Project Moonbase

Project Moonbase (1953)
Image Entertainment
Cast: Donna Martell, Hayden Rorke, Ross Ford, Larry Johns
Extras: Trailer
Rating:

I can’t help it, but I love old science fiction and horror movies. No matter how cheesy or ridiculous they may seem to others, I usually have a great time with them. It is a notoriety I have had since I was young and these films don’t cease to elate me. Recently I came across "Project Moonbase" a 1953 science fiction film based on a novel by Robert Heinlein. Although I have never been much of a fan of Heinlein’s writing, the film intrigued me with its plastic model looks and I decided to give it a closer look. Am I happy I did. The film turned out to be a blast!

The film tells the story of a space exploration mission during which Colonel Breiteis (Donna Martell) and Major Moore (Ross Ford) are selected to orbit the moon in a spaceship on the look-out for a possible landing area for future moon missions. They are assisted by Dr. Wernher who turns out to be a Russian spy, intent on sabotaging the project, destroying the lunar docking station. During a fight, their rocket is ignited and too much fuel is burnt for them to return to Earth. They decide to land on the Moon and transmit emergency signals to Earth, but for some reason they just can’t make contact.

The story clearly carries Heinlein’s vision of the future. As a matter of fact, this film, shot in the 50 predicted a future in the 1970s, which turned out VERY differently from what is presented in this film, as we all know. Nonetheless it is a charming film with an intriguing story.

However, not unlike Ed Wood’s films, "Project Moonbase" is a prime example of inspired incompetence. You can feel in every frame that the filmmakers had a vision and were very enthusiastic about what they did, but the technical limitations, and budgetary restraints I suppose, were as much in the way as their lack of qualification. While many years ago the film may have been considered just plain bad, after so many years it can now be considered a delight.

"Project Moonbase" is hilarious and jock-full of incredibly funny scenes and elements. I found myself bemused for the entire running length and the ending just threw me off completely. In all honesty – it took me minutes to compose myself after laughing out loud about the bewildering finale of the film that negates EVERYTHING the movie has been striving for. You will stare at the screen in disbelief at first and then crack up over the shortcomings this film has obviously had. But I don’t want to give it away here, you have to experience it to fully appreciate its ineptness.
While "Project Moonbase" is certainly no "Plan 9 From Outer Space" it was a fun ride to watch. Shot before the electronic and digital revolution, the film’s clumsy atmosphere, stacked with heavy duty mechanical gadgets rather than microcomputers has the typical 50s flair that I have come to love so much.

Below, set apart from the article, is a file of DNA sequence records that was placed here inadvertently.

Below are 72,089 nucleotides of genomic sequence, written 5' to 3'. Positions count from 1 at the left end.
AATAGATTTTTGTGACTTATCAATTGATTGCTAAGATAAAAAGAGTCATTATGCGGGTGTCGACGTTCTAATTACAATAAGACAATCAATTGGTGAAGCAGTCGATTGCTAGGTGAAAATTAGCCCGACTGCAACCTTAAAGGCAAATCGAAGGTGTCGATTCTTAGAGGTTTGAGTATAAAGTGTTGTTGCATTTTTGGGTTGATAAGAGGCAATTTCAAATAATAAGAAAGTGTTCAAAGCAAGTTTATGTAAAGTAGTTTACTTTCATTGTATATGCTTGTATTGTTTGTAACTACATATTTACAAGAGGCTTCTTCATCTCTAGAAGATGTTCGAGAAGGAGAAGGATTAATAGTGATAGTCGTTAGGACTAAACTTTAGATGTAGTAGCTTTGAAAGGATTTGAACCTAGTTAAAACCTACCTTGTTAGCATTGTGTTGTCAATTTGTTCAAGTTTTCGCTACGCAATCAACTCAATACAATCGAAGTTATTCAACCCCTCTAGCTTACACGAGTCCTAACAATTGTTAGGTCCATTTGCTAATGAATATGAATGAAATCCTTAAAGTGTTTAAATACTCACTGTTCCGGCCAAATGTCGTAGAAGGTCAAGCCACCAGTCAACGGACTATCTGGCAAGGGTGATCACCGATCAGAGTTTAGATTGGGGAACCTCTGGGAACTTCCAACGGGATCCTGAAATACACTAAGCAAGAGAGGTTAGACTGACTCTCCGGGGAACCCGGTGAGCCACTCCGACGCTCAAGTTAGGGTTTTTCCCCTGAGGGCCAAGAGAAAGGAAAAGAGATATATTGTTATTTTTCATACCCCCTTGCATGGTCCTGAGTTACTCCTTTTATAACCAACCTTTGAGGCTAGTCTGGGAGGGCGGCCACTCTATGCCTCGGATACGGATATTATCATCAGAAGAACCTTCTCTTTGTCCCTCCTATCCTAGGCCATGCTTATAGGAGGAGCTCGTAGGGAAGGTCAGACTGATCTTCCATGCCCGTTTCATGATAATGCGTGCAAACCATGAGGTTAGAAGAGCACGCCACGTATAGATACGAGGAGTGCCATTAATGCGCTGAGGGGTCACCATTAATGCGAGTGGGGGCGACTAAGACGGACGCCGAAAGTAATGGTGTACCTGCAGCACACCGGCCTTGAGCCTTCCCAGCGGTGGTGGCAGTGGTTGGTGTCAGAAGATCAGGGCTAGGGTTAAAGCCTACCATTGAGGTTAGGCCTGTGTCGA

Image Entertainment’s DVD of "Project Moonbase" features a <$PS,fullframe> version of the movie. Given its low budget and the technical limitations, the presentation reflects these shortcomings accordingly. However, the transfer has been cleaned up and for the most part it is surprisingly clean and mostly free of distracting defects, although significant grain is visible. Some blemishes and scratches are still there, but hey, this is an almost 50 year old film that no one wrote home about to begin with. The black and white print is nicely restored on the DVD with deep and solid blacks and goof highlights. The transfer never has the overexposed feel of many old movies and the contrasts are always smooth and well delineated. Despite the minor defects in the source material, the compression on this DVD is meticulous. Not hint of a compression artifact is evident, leaving every bit of detail from the original film print fully intact. No <$pixelation,pixelation> or other digital aberration disturbs the viewing pleasure of the release from Image Entertainment.

The DVD contains a monaural <$DD,Dolby Digital> audio track. As expected, the frequency response is narrow and the track has a rather harsh quality. While there is no notable bass in the track, I also found sibilance to be at a rather low level and distortions are at a minimum. The only extra on the disc is the movie’s trailer that is hidden in the last screen of the scene selections. Interestingly, this DVD does not even have a main menu and automatically defaults to the scene selections.

With its cheesiness, the plastic models, the pretentious acting and the nonsensical story line, "Project Moonbase" is an incredibly funny film. It is not for everyone, but if you are like me, enjoying these classic 50s science fiction films for their nostalgic values, you will have a great time with this disc. For something entirely different for a change, take a trip to "Project Moonbase" and forget for an hour that films can actually make sense! But don’t take my word for it. Give the disc a spin yourself, and you’ll see what I mean.


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